Saturday , January 23 2021

In Paris, where Freud meets, art and religion

Sigmund Freud was born in a Jewish family, but since the early days he has become not only an atheist but also the one who wanted to retain his Jewish origins separated from psychoanalytic science. If he should be a scientist, he believed, he could not translate himself into religion. However, at the age of 81, two years before his death, he published "Moses and Monotheism," in which he essentially tried to psychoanalise Moses' death, calling him "tribal pater familias" of Judaism. Freud repeated Moses's death of the Old Testament, who originally claimed that at the top of the mountain and above the "promised land" of Israel, Moses died only at the age of 120. Freud, however, said that Moses's followers killed him in a frustrated rebellion, and this is the guilt that the Jews inherited for thousands of years, still turning them into religion to gain spiritual consolation and make some kind of historical recklessness.

"If Freud always kept out of religion, at the end of his life, he publishes" Moses and monotheism "in which he returns to his Jewish origin," says Philippe Comar, a multimedia French artist and "scientific advisor" about the current Freud exhibition at the Museum of Jewish Art history in Paris.

But it is not true that Freud always kept out of religion. He used to mix Judaism in his psychoanalysis. In the earlier book, "Civilization and Its Discontent," Freud claimed that religion created the ultimate controversy in people as if it had been preaching violence, opposed to the natural human stimulation of power and sex attempts in no way. And, in Freud's "Fetish Analysis in a Five-Year-Old Boy" in Freud's study, Freud suggested that the Jewish tradition of circumcision due to castration anxiety was "the deepest unconscious root of anti". All this complements a man who, trying to avoid the spiritual aspects of religion was raised, actually seemed to apply its tenants and historical implications with relative frequency.

By February 10, 2019 "Sigmund Freud: From Watching to Listening" is at the same time a celebration of the 20th anniversary of the Museum of Jewish Art and History, as well as attempts to gather insight into Freud's Jewish perspective. More than two hundred drawings, books and scientific instruments from Freud, but also from Gustave Courbet, Gustav Klimt, Rene Magritte and Mark Rothka. He was represented by Gerard Regnier, an art historian and a member of the Academie francaise, who goes for the pseudonym "Jean Clair", and also includes loans such as Egon Schiele and Klimt drawings from Vienna's Leopold Museum as well as the famous "The Origin of the World" Courbet from Orsay a museum across Seine.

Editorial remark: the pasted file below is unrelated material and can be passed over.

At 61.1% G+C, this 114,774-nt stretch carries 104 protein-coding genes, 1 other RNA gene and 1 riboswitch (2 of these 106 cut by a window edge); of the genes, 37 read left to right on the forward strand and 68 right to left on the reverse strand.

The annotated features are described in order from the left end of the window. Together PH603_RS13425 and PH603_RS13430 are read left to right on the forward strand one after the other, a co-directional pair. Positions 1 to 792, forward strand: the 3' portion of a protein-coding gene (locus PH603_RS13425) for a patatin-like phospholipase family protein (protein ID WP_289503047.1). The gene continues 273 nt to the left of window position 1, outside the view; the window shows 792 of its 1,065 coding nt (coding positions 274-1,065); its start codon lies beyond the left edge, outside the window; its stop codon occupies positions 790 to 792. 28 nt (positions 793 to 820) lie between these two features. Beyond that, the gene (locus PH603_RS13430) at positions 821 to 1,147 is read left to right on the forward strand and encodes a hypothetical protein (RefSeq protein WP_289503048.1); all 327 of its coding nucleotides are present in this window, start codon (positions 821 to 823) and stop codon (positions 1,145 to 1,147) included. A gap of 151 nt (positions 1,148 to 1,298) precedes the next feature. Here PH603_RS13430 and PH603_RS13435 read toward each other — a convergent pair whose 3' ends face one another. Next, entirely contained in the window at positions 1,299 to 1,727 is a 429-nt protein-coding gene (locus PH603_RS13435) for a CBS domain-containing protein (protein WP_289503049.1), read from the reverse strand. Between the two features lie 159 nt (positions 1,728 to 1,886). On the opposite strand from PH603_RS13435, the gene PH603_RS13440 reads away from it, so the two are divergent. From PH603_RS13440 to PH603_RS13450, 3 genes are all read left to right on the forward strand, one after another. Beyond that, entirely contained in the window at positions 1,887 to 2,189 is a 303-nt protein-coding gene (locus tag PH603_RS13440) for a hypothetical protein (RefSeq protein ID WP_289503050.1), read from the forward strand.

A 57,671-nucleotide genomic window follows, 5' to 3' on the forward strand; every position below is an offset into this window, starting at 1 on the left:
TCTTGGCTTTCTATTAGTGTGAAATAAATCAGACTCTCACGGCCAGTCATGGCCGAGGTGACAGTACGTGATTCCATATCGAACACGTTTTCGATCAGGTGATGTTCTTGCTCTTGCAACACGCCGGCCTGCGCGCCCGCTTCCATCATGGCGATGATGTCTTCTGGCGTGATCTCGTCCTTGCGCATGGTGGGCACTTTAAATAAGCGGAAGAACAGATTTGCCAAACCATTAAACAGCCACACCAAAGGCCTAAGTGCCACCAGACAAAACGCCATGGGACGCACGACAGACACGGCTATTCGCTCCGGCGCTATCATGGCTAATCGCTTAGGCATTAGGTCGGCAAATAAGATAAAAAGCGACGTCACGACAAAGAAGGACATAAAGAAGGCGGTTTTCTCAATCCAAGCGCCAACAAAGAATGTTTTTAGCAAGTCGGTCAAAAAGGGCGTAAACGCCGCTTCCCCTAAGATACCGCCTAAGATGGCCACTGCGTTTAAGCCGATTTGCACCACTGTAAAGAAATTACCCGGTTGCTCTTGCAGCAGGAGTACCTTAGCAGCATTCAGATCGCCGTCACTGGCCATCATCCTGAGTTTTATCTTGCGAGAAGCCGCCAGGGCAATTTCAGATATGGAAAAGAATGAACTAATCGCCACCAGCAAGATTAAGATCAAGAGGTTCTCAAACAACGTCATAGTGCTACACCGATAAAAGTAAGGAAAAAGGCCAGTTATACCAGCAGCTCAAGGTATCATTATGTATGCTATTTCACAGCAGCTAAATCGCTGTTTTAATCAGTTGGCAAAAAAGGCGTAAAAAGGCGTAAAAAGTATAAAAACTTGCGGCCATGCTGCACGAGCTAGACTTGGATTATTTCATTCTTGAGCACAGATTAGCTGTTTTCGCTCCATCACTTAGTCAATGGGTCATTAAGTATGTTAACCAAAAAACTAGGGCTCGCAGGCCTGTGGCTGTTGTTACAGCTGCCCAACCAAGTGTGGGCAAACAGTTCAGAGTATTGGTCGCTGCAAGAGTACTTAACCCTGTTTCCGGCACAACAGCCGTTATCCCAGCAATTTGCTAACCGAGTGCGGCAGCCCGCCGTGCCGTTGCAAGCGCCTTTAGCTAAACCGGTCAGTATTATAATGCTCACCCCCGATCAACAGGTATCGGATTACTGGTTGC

An unusual exhibition in Paris at the Salpetriere hospital, where 29-year-old Freud worked with doctor and professor Jean-Martin Charcot, whose conversations on "hysteria" helped establish Freud's concept of psychoanalysis. Freud had only spent four months working for Charcot – it was a short party – but the exhibition takes a long time to focus on Charcot's research of hypnosis and hysteria in an attempt to emphasize Freud's cultural Frenchness – his scientific curiosity obviously more than French than Austrian characteristics, that Freud found a particularly voluntary audience in the Parisian salons, where the Western European literary community mostly hugged his growing psychoanalytic theory more than the scientific community of that time.

But this exhibition, more than proving Freud's French bona fides, is interested in his Jewish affiliation. His father's family were Hasidi Jews, and, as he admitted in his "Autobiographical Study", he was inspired by his latent Jewish identity and non-conformity as a scientist and a certain form of morality in which sexual desire would always have contained some form of law or belief system. This, perhaps more than anything else, helps explain most of his psycho-theory theories that "stand out from listening to" are well tolerated.

Indeed, the deeply captured psychoanalysis of Freud's relationship to his Jewishness here is not attempted, but the surface is scathing. And it seems to go deeper. Even Freud himself seemed surprised at how much his Judaism still influenced him. In a letter from 1931, his friend David Feuchtwang, a doctor, admitted that his religious identity had more and more influenced him as he was older. "In some place in my soul, in a very narrow corner, I'm a fanatical Jew," wrote Freud as a 75-year-old. "I am very surprised that I have discovered this despite all my efforts to be impartial and impartial. What can I do against her at my age?"

"Sigmund Freud: From Watching to Listening" is a visit to the Museum of Jewish Art and History, Paris, until February 10, 2019. More information:

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